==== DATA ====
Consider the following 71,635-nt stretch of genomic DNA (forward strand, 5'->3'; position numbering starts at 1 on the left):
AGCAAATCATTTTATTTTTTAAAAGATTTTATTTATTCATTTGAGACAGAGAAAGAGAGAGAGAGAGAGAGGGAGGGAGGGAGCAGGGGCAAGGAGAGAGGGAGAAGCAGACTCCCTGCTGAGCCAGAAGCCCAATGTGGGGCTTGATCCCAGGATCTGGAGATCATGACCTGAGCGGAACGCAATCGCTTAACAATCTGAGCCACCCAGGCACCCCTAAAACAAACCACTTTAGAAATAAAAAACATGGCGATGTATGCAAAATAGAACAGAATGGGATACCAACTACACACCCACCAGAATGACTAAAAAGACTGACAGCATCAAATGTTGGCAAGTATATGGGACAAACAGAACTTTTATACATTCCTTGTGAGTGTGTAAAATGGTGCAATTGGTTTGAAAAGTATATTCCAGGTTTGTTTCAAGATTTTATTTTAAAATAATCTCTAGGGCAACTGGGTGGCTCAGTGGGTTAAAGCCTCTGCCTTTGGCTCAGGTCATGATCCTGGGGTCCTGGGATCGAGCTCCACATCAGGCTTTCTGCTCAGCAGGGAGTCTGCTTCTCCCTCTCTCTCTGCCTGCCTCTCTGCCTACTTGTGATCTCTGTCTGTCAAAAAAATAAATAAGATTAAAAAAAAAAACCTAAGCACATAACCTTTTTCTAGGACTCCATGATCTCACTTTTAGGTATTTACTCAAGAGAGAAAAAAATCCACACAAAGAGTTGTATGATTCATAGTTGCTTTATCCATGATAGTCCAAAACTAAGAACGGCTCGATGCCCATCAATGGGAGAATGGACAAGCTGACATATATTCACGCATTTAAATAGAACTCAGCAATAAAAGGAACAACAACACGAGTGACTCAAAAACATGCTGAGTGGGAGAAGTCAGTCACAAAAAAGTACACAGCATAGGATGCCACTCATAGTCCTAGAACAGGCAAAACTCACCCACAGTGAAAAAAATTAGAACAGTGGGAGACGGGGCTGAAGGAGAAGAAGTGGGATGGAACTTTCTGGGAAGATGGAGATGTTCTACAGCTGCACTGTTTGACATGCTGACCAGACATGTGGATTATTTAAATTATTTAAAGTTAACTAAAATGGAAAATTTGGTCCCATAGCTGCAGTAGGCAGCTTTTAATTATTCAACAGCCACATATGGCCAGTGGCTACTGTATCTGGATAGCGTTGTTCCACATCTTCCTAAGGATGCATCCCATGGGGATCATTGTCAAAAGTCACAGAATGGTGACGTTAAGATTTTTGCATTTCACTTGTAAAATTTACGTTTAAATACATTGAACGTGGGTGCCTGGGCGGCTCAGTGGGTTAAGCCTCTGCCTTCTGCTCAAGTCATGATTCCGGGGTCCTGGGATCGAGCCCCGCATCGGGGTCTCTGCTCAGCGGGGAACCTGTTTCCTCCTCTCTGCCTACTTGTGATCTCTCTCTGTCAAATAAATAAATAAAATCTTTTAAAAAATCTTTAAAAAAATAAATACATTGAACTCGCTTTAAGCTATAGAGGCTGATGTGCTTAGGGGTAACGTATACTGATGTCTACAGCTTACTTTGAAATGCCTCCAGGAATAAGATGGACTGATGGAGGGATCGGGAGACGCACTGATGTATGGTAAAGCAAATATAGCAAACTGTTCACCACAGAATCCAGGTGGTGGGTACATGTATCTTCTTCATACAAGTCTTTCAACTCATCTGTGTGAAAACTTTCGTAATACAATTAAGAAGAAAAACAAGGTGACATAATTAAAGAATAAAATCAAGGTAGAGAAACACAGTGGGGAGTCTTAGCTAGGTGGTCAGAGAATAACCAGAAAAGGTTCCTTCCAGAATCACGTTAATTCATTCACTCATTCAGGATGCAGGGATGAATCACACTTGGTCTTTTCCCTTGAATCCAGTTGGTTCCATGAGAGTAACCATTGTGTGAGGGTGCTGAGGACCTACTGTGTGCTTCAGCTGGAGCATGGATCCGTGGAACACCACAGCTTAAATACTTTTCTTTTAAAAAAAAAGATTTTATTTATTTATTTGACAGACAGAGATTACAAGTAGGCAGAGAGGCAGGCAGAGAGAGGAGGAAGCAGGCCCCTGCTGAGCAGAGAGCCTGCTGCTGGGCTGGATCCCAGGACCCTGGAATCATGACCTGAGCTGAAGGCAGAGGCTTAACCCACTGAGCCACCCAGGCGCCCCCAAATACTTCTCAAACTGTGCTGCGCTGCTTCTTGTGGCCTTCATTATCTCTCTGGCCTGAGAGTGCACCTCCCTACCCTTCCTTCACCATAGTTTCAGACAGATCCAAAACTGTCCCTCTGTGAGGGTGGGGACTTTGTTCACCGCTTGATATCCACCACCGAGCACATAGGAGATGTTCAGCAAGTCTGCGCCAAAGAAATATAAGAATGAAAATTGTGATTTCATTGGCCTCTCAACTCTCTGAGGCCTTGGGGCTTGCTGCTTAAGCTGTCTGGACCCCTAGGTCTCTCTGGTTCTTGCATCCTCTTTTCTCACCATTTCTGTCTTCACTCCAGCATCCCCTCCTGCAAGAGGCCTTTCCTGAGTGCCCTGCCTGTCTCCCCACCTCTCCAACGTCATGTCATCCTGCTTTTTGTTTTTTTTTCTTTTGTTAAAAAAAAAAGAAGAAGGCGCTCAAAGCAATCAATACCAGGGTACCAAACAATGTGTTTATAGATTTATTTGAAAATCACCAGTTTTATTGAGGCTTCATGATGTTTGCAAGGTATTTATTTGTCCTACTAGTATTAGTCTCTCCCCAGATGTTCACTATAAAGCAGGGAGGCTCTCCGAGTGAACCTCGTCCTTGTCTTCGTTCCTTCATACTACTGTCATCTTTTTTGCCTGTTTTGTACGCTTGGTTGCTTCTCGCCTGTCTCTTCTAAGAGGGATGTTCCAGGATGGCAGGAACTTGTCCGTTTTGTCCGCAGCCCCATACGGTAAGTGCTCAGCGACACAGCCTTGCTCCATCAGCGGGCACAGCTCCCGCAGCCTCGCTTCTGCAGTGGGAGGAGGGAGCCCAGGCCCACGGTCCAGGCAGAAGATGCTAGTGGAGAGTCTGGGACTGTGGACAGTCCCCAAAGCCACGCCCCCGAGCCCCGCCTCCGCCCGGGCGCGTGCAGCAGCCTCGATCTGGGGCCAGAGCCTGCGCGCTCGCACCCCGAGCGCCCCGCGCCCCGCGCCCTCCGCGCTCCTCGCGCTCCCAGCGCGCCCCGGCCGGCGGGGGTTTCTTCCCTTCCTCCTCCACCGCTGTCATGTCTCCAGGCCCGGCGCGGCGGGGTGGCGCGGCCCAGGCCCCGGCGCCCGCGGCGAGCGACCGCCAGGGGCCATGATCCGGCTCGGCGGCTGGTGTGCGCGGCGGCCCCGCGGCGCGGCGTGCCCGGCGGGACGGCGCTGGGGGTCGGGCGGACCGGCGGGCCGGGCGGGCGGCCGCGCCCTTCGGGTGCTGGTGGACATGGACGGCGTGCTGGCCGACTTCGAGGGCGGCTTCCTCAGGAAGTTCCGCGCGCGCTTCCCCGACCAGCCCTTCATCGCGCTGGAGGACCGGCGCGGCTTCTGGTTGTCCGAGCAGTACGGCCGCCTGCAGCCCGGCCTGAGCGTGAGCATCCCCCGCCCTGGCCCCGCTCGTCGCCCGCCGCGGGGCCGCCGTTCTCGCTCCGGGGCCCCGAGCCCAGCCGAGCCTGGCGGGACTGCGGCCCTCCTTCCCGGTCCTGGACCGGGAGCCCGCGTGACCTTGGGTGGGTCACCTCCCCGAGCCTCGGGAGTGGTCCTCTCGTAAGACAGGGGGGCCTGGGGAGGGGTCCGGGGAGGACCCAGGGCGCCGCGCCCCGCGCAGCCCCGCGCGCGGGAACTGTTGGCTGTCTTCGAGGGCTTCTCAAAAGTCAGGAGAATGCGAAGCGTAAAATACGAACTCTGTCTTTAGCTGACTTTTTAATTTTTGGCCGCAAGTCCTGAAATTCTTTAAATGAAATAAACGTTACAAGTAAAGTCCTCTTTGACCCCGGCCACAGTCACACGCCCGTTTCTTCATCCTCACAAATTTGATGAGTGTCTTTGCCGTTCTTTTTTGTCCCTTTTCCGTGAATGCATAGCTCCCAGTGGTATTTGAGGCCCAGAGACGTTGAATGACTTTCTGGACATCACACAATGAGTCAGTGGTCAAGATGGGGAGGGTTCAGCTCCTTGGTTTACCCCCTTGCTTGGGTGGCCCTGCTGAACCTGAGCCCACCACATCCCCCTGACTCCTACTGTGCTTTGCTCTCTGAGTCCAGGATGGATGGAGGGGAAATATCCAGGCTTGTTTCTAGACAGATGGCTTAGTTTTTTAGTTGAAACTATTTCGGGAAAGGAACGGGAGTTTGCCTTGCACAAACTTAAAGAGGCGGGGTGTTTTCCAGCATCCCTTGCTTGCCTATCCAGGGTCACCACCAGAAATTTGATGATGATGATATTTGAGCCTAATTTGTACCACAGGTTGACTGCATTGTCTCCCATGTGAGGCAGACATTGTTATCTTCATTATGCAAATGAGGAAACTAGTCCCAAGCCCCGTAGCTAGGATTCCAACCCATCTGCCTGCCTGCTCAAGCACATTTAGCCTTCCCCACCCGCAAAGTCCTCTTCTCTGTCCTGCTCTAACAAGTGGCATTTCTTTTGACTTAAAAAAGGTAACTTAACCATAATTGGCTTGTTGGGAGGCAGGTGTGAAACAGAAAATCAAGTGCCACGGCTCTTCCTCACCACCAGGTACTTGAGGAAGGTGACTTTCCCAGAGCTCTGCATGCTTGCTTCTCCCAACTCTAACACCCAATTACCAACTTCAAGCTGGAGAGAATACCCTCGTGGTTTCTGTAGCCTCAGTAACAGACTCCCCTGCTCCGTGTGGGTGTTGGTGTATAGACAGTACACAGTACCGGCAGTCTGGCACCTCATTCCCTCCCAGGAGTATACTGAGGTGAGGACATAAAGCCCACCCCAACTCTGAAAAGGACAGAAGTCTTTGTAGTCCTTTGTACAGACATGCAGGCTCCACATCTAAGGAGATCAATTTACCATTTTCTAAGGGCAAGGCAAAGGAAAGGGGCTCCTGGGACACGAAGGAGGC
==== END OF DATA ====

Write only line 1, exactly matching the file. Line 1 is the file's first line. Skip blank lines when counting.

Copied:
Consider the following 71,635-nt stretch of genomic DNA (forward strand, 5'->3'; position numbering starts at 1 on the left):